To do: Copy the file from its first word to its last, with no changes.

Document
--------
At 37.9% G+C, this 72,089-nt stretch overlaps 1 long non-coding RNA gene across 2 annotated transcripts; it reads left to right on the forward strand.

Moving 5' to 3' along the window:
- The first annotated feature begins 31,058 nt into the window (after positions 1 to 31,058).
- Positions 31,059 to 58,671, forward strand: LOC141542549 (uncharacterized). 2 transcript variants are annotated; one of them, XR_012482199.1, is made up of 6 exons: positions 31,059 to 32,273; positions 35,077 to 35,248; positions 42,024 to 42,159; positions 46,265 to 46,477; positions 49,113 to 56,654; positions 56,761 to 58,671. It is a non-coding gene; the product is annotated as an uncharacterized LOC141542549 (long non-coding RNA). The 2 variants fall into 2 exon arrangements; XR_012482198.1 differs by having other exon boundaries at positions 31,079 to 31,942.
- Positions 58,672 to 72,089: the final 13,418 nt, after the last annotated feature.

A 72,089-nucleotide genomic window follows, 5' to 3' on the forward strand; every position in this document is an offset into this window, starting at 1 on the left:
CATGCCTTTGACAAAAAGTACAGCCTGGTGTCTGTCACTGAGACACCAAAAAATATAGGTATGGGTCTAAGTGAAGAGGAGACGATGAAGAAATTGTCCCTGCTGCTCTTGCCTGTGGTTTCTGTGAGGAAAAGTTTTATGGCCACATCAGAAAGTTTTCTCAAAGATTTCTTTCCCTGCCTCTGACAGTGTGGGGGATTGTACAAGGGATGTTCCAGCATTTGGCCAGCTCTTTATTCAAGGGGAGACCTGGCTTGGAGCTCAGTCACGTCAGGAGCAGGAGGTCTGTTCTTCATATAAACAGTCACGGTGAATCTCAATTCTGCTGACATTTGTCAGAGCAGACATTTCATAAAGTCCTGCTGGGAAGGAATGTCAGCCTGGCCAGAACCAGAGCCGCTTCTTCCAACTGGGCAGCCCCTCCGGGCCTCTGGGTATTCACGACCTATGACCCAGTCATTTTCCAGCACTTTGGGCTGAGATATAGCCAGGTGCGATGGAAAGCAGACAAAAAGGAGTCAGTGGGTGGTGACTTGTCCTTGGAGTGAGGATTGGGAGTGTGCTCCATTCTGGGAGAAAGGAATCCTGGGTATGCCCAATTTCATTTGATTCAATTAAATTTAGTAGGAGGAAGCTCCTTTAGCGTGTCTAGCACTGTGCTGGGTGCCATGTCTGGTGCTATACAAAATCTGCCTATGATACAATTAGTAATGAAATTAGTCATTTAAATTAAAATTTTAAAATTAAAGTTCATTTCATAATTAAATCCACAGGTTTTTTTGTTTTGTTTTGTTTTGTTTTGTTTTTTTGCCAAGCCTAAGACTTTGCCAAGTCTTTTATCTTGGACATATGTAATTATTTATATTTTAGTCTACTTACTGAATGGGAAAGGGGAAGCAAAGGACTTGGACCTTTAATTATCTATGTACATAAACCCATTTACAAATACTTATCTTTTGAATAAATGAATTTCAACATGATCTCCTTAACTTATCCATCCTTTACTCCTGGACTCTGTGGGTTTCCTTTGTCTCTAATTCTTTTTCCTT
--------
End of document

At 37.9% G+C, this 72,089-nt stretch overlaps 1 long non-coding RNA gene across 2 annotated transcripts; it reads left to right on the forward strand.

Moving 5' to 3' along the window:
- The first annotated feature begins 31,058 nt into the window (after positions 1 to 31,058).
- Positions 31,059 to 58,671, forward strand: LOC141542549 (uncharacterized). 2 transcript variants are annotated; one of them, XR_012482199.1, is made up of 6 exons: positions 31,059 to 32,273; positions 35,077 to 35,248; positions 42,024 to 42,159; positions 46,265 to 46,477; positions 49,113 to 56,654; positions 56,761 to 58,671. It is a non-coding gene; the product is annotated as an uncharacterized LOC141542549 (long non-coding RNA). The 2 variants fall into 2 exon arrangements; XR_012482198.1 differs by having other exon boundaries at positions 31,079 to 31,942.
- Positions 58,672 to 72,089: the final 13,418 nt, after the last annotated feature.

A 72,089-nucleotide genomic window follows, 5' to 3' on the forward strand; every position in this document is an offset into this window, starting at 1 on the left:
CATGCCTTTGACAAAAAGTACAGCCTGGTGTCTGTCACTGAGACACCAAAAAATATAGGTATGGGTCTAAGTGAAGAGGAGACGATGAAGAAATTGTCCCTGCTGCTCTTGCCTGTGGTTTCTGTGAGGAAAAGTTTTATGGCCACATCAGAAAGTTTTCTCAAAGATTTCTTTCCCTGCCTCTGACAGTGTGGGGGATTGTACAAGGGATGTTCCAGCATTTGGCCAGCTCTTTATTCAAGGGGAGACCTGGCTTGGAGCTCAGTCACGTCAGGAGCAGGAGGTCTGTTCTTCATATAAACAGTCACGGTGAATCTCAATTCTGCTGACATTTGTCAGAGCAGACATTTCATAAAGTCCTGCTGGGAAGGAATGTCAGCCTGGCCAGAACCAGAGCCGCTTCTTCCAACTGGGCAGCCCCTCCGGGCCTCTGGGTATTCACGACCTATGACCCAGTCATTTTCCAGCACTTTGGGCTGAGATATAGCCAGGTGCGATGGAAAGCAGACAAAAAGGAGTCAGTGGGTGGTGACTTGTCCTTGGAGTGAGGATTGGGAGTGTGCTCCATTCTGGGAGAAAGGAATCCTGGGTATGCCCAATTTCATTTGATTCAATTAAATTTAGTAGGAGGAAGCTCCTTTAGCGTGTCTAGCACTGTGCTGGGTGCCATGTCTGGTGCTATACAAAATCTGCCTATGATACAATTAGTAATGAAATTAGTCATTTAAATTAAAATTTTAAAATTAAAGTTCATTTCATAATTAAATCCACAGGTTTTTTTGTTTTGTTTTGTTTTGTTTTGTTTTTTTGCCAAGCCTAAGACTTTGCCAAGTCTTTTATCTTGGACATATGTAATTATTTATATTTTAGTCTACTTACTGAATGGGAAAGGGGAAGCAAAGGACTTGGACCTTTAATTATCTATGTACATAAACCCATTTACAAATACTTATCTTTTGAATAAATGAATTTCAACATGATCTCCTTAACTTATCCATCCTTTACTCCTGGACTCTGTGGGTTTCCTTTGTCTCTAATTCTTTTTCCTT